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Caesars touts Vegas Strip walking mall tenants

By KEN RITTER Associated Press

Publication: The Day

Published October 02. 2012 4:00AM
Caesars Entertainment Corp.
An artists conception of the pedestrian mall linking three Caesars properties: Harrah's Las Vegas, the Flamingo and the renamed Quad, formerly the Imperial Palace.

Las Vegas - Casino giant Caesars Entertainment Corp. and the owner-operator of a Los Angeles shopping district are touting the tenants signed on for an open-air master-planned entertainment, restaurant and retail complex being built at the base of a big new Las Vegas Strip observation wheel.

A Brooklyn Bowl entertainment venue, a Yard House beer bar and an Asian-themed food and art marketplace are among anchor businesses for the $550 million project, developers announced Monday.

The pedestrian mall, dubbed LINQ, is named for its location linking three Caesars Entertainment properties - Harrah's Las Vegas, the Flamingo and the renamed Quad, formerly the Imperial Palace. It's across Las Vegas Boulevard from the company's flagship Caesars Palace resort

Caesars Entertainment chief executive Gary Loveman said the goal is to appeal to a younger generation of customers looking for excitement and live entertainment in addition to gambling.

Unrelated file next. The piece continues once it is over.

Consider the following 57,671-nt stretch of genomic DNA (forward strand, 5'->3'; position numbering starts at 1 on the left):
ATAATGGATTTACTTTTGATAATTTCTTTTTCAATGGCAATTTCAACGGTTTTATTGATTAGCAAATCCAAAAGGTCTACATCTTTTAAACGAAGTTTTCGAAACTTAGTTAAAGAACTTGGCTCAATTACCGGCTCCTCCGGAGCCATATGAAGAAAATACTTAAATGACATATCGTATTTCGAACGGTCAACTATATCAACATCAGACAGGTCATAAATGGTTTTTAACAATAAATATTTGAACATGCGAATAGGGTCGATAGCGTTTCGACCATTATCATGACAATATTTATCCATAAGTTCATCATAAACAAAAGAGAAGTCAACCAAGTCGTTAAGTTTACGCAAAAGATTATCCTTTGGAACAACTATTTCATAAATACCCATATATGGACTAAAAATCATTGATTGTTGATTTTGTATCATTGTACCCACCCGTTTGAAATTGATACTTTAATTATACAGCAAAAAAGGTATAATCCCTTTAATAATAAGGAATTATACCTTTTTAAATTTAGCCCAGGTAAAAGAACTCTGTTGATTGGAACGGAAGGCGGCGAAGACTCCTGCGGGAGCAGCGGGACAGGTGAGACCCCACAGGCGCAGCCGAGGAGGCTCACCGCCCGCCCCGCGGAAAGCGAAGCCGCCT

"Rather than adding additional gaming space or more rooms into an already room-rich market, we've designed The LINQ and its distinctive set of tenants to create an entertainment experience unlike any other currently available in Las Vegas," Loveman said in a statement.

Leasing is being handled by Rick J. Caruso and Caruso Affiliated, the company behind The Grove in Los Angeles.

Caruso said the plan is to provide 24-hour programming aimed at changing the way people think about shopping and entertainment in Las Vegas.

Twelve tenants have claimed a little more than two-thirds of the space in LINQ, said Jon Gray, a Caesars vice president and LINQ project manager. He likes to call the location the 50-yard line of the Las Vegas Strip, and he noted that it is within walking distance of 24,000 hotel rooms.

Gray pointed to company tallies putting the number of pedestrians passing the location in the millions every year, and to plans that call for it to lead like a Main Street or midway to the 550-foot-tall Ferris-style wheel, dubbed the High Roller. It is expected to open in late 2013.

LINQ designers plan walkable space with upscale storefronts, terraces and patios amid the three-story complex.

"Nightclubs, bars, bowling alleys. This includes everything," Gray told The Associated Press.

The first Western U.S. site of a Brooklyn Bowl concert, nightclub, bar, bowling alley and restaurant venue will take up about 25 percent of the 300,000-square-foot development. Brooklyn Bowl is being designed with a 2,000-seat performance hall able to host crowds watching football on Sundays, DJ or hip-hop karaoke and nightly concerts.

Gray said the Yard House restaurant aims to slake the thirsts of beer fans, while the Asian-themed F.A.M.E. - for food, art, music and entertainment - market will offer sushi, dim sum, noodle bowls and robata grill foods to patrons in lounge seating and street art from urban Hong Kong, Tokyo, Singapore and Seoul.

Other tenants include Sprinkles, a Los Angeles-based cupcake and ice cream shop; Flower and Barley, a brick oven pizzeria; Koto, an oddities and gifts store with outlets in Miami and Aspen, Colo.; and Off the Strip, a bistro and bar.

The company said as many as 3,000 construction workers could work to build the project. It is expected to employ 1,500 people once it is open.

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